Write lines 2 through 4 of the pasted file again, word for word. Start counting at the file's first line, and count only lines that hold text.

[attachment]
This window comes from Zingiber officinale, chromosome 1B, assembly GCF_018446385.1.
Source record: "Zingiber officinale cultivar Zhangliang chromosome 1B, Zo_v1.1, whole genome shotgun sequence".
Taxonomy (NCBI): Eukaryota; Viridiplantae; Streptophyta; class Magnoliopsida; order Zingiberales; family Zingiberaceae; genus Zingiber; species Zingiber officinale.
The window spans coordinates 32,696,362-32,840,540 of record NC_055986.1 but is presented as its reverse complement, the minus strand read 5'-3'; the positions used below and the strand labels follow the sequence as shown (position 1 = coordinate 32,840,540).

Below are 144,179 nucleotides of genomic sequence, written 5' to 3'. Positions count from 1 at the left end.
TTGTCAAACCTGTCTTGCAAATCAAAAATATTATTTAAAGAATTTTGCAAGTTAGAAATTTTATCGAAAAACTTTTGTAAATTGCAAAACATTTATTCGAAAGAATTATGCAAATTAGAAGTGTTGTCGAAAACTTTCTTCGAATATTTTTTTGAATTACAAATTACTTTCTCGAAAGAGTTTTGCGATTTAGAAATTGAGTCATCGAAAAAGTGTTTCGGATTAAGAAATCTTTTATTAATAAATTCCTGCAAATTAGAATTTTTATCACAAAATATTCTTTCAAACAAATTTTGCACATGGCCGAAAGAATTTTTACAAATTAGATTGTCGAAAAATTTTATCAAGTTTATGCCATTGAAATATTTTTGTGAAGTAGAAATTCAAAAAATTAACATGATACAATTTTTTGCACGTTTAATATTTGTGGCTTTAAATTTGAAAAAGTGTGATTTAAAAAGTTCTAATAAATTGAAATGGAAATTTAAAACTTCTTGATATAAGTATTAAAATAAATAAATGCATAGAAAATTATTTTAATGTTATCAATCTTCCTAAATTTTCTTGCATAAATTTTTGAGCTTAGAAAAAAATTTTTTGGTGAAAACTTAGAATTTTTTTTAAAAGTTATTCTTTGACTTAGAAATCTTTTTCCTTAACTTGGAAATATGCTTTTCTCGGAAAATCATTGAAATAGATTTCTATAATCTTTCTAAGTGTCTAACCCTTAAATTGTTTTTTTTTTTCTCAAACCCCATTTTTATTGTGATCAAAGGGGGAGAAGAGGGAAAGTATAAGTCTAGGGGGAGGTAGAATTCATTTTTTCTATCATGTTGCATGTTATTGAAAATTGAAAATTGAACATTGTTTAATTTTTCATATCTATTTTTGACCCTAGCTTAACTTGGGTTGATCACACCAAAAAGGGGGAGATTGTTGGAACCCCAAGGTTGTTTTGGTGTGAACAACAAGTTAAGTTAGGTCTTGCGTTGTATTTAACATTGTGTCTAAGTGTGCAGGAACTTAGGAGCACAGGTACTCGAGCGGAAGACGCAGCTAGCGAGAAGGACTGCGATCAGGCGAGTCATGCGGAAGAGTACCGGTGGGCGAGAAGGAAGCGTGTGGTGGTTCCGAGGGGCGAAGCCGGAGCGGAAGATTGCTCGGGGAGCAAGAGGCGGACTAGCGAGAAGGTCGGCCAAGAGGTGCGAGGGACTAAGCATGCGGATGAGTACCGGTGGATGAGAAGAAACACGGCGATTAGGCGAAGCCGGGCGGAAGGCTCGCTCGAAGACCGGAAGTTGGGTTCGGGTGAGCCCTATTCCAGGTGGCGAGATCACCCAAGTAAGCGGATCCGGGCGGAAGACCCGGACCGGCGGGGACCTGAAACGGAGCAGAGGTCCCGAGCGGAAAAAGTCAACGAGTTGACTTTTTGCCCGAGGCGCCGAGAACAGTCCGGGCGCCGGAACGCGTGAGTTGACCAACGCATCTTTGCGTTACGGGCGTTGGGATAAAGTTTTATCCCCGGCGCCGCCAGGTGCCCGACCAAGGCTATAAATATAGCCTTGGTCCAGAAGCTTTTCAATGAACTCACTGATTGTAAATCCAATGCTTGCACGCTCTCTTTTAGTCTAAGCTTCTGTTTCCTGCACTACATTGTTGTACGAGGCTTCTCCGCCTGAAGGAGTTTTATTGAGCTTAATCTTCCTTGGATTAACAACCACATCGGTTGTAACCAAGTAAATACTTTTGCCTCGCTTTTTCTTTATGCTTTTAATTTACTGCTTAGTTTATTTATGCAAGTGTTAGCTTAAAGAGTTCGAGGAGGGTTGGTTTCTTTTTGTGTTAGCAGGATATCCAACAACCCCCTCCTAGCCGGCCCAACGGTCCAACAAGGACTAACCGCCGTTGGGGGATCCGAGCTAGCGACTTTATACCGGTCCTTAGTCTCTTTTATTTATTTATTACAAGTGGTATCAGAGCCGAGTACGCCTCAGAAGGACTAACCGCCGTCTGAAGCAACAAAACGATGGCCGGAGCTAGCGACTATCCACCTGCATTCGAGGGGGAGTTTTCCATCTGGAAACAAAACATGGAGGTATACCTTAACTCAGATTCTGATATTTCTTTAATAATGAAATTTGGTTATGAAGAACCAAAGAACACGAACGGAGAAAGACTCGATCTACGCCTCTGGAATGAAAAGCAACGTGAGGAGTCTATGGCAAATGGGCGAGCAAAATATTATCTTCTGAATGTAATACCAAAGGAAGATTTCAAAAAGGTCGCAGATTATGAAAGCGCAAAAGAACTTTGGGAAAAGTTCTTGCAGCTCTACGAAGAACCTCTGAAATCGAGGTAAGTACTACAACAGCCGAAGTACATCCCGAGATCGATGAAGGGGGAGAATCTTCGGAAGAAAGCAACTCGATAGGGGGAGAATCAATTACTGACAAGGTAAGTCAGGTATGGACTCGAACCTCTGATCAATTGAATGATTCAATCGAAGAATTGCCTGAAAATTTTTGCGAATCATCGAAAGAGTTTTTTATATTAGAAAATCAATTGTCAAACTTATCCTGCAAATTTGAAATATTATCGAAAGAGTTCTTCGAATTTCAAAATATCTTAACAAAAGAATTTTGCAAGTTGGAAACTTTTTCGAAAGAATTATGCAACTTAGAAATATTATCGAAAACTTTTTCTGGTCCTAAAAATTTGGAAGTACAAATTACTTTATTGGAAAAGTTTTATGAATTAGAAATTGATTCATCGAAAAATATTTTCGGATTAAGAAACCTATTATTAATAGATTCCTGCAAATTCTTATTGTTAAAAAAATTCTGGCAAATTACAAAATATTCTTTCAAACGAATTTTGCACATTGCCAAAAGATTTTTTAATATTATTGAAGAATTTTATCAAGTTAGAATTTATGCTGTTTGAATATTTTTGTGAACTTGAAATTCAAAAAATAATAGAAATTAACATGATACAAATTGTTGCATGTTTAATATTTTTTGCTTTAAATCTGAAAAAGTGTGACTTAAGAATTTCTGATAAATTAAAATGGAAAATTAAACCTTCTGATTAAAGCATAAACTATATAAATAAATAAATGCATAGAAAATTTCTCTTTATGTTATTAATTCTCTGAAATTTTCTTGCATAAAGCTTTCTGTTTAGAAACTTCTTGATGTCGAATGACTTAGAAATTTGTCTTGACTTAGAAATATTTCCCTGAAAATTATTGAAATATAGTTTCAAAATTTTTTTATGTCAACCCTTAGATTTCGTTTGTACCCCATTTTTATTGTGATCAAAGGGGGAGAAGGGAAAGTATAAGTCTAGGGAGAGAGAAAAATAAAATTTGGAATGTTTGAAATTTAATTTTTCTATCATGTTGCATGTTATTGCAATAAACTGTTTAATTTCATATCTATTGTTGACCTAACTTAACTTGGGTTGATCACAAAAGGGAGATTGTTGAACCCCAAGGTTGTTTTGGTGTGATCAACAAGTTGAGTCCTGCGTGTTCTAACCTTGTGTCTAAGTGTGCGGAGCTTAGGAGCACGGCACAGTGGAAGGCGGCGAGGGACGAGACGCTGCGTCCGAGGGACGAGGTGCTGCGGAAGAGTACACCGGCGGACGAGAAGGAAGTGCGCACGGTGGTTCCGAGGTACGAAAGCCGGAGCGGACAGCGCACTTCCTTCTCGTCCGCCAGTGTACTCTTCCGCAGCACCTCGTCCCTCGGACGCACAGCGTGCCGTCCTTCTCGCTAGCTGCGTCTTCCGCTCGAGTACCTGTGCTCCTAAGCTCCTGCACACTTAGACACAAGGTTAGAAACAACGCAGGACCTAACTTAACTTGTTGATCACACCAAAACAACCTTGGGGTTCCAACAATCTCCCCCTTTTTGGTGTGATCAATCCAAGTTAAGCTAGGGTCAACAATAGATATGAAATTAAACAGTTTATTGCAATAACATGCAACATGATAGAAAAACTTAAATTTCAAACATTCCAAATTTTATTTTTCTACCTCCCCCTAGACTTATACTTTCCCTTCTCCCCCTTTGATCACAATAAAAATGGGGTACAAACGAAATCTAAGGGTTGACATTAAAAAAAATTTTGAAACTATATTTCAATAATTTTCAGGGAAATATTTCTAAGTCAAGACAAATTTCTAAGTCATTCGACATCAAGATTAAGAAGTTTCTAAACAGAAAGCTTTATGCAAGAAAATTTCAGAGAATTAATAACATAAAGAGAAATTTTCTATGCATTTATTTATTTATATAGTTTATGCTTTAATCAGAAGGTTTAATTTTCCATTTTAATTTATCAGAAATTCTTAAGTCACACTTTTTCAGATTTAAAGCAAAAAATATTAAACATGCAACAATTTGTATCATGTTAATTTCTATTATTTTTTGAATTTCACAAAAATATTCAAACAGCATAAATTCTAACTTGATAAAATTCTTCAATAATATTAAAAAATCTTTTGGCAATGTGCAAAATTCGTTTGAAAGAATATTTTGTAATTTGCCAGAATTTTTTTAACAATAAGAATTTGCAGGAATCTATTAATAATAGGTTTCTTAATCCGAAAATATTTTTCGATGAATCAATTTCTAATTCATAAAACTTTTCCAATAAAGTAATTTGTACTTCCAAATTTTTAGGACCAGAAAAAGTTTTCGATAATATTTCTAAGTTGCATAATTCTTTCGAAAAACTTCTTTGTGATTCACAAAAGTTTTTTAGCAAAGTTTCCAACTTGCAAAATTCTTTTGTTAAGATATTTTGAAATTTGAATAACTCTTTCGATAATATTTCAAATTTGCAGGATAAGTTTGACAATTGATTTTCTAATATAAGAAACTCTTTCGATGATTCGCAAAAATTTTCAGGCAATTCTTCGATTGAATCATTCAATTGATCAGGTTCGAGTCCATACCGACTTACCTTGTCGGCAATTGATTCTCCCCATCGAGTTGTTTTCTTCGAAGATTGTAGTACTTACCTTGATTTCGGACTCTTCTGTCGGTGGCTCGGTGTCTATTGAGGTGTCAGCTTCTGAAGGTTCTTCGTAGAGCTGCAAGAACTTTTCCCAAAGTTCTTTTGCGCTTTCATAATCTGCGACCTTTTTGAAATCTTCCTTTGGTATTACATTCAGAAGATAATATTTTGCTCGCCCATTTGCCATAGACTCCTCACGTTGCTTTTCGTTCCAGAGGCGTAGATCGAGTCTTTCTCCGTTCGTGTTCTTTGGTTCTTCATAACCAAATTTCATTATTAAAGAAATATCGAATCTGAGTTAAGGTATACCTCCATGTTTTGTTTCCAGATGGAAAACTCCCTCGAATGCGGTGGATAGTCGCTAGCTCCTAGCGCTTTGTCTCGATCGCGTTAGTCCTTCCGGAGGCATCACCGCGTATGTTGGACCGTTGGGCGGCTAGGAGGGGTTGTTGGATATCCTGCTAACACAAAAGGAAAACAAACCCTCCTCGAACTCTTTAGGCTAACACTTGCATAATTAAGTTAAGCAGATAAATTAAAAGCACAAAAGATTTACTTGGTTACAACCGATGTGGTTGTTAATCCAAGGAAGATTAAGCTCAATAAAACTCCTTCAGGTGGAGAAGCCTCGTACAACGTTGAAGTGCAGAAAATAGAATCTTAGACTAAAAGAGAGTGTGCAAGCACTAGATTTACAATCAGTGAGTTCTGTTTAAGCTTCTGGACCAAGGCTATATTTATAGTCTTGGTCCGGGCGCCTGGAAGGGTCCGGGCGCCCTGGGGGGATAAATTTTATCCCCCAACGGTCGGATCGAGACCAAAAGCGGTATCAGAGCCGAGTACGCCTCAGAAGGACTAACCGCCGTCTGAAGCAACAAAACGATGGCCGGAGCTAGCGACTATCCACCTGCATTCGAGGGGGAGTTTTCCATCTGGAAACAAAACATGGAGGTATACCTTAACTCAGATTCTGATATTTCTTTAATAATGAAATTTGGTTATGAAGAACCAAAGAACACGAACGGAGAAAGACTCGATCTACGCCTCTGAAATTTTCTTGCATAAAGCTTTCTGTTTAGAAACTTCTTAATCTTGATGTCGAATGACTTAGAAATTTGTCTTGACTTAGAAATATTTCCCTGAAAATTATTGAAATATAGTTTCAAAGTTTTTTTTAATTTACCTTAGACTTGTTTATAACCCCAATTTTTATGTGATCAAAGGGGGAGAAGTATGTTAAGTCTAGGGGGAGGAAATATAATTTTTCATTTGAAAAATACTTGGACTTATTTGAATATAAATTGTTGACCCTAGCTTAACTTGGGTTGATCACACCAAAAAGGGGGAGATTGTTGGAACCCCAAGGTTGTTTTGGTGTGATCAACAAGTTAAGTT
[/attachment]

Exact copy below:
Source record: "Zingiber officinale cultivar Zhangliang chromosome 1B, Zo_v1.1, whole genome shotgun sequence".
Taxonomy (NCBI): Eukaryota; Viridiplantae; Streptophyta; class Magnoliopsida; order Zingiberales; family Zingiberaceae; genus Zingiber; species Zingiber officinale.
The window spans coordinates 32,696,362-32,840,540 of record NC_055986.1 but is presented as its reverse complement, the minus strand read 5'-3'; the positions used below and the strand labels follow the sequence as shown (position 1 = coordinate 32,840,540).